Friday, 2 November 2012

I couldn't resist tearing this to pieces...

"Rawforbeauty" uploaded this picture on facebook a while ago, but I've only just seen it:

Wow. So the first question is, where do we start? Oh, and actually, before I do, I should probably point out that I don't work for, or have any connections to, any large pharmaceutical, agrochemical, etc company, I'm just a chemistry student concerned about the propagation of chemical mis-information. Anyway...

I could argue that Pfizer don't (to my knowledge) own Nutrasweet, with Monsanto themselves stating that the business was sold to J.W. Childs Equity Partner. I could also argue the reason it was sold was purely economic as Aspartame has been off patent in the EU and USA since 1992, and it's perfectly logical to sell a business with little money left in it. But, this blog is about science not economics, so I'm going to focus on debunking the claims in the paragraph of lies at the bottom:

  1. Fluoride occurs naturally in a lot of tap water, and in some areas where the natural concentration is low, it is added. There is a lot of medium to poor quality research on this, but it has been analysed and what conclusions can be drawn are summarised in this paper. They conclude that the presence of fluoride in tap water helped to reduced caries and tooth decay in children. There was some evidence of increased fluorosis (normally harmless, and in most cases barely noticeable, white streaks in tooth enamel), and crucially, the study concludes "No clear evidence of other potential negative effects was found". Clearly, it is baseless to call fluoride in tap water a poison.
  2. Is Aspartame poisonous? In a word - no. If you want more than that, then this MSDS summarises it quite nicely: "A vast database exists regarding the safety of aspartame in man.  Oral doses of 75 mg/kg/day to human subjects for 6 months did not produce any clinical signs.  The Acceptable Daily intake (ADI) approved by the U.S. Food and Drug Administration (FDA) is 50 mg/kg/day.  The oral LD50 in rats is >5000 mg/kg (practically nontoxic).  Inhalation exposure of male and female rhesus monkeys to aspartame at concentrations up to 16 mg/m3, 6 hours per day for 14 consecutive days, did not produce any consistent treatment related effects" - I really don't think I need to say any more, but if you want even more reassurance, this is a pretty good read.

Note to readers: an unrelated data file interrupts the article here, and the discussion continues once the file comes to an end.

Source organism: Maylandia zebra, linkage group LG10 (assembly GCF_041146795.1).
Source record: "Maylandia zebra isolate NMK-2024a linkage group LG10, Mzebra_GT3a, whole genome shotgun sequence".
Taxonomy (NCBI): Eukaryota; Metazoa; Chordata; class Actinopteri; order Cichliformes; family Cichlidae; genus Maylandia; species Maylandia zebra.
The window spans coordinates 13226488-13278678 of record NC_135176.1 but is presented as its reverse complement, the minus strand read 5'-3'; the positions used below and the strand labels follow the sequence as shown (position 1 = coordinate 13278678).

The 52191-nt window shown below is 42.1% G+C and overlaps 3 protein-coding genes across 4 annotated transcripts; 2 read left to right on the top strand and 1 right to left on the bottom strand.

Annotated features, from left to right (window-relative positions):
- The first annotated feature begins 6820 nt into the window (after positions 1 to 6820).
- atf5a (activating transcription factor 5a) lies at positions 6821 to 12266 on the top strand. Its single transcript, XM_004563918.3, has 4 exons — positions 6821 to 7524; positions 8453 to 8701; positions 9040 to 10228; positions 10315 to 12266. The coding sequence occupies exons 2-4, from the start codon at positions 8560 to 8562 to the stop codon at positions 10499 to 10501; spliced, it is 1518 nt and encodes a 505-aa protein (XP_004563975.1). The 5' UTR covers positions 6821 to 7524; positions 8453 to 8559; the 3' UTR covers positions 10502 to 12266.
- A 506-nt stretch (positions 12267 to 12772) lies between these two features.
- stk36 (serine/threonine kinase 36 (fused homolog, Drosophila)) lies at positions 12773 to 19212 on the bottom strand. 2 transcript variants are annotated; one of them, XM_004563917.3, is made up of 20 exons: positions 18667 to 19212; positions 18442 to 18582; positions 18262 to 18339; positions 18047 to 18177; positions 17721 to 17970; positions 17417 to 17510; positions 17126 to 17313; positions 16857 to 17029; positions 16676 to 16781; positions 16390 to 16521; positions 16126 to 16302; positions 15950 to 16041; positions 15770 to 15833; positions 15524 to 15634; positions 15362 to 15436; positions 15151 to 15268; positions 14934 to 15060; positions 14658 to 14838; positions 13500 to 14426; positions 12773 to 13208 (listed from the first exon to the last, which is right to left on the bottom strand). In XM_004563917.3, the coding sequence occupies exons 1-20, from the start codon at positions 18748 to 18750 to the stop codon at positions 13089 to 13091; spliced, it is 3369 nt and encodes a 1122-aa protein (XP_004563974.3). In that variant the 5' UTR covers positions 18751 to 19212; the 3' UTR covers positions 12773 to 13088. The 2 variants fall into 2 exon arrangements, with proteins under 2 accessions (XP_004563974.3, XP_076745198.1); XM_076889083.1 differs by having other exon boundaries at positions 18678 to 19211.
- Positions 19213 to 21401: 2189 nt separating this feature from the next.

3. If you're going to use 'scientific data' to back your claims up, at least make sure it stands up to scrutiny. For a start, only one study (without proper reference) is mentioned, and with a sample size of 7, it's hardly convincing. It's also interesting that when looking online, I can't find the paper itself, only lots of people damming aspartame and using it to support their case. Sadly, without the paper, I can't tell you just how well designed the experiment was, irrespective of the tiny sample size. But, let's take a look at the literature properly, and find a nice, recent, peer-reviewed article, which states: "The studies provide no evidence to support an association between aspartame and cancer in any tissue. The weight of existing evidence is that aspartame is safe at current levels of consumption as a nonnutritive sweetener." and "Critical review of all carcinogenicity studies conducted on aspartame found no credible evidence that aspartame is carcinogenic." Personally, I find that pretty reassuring.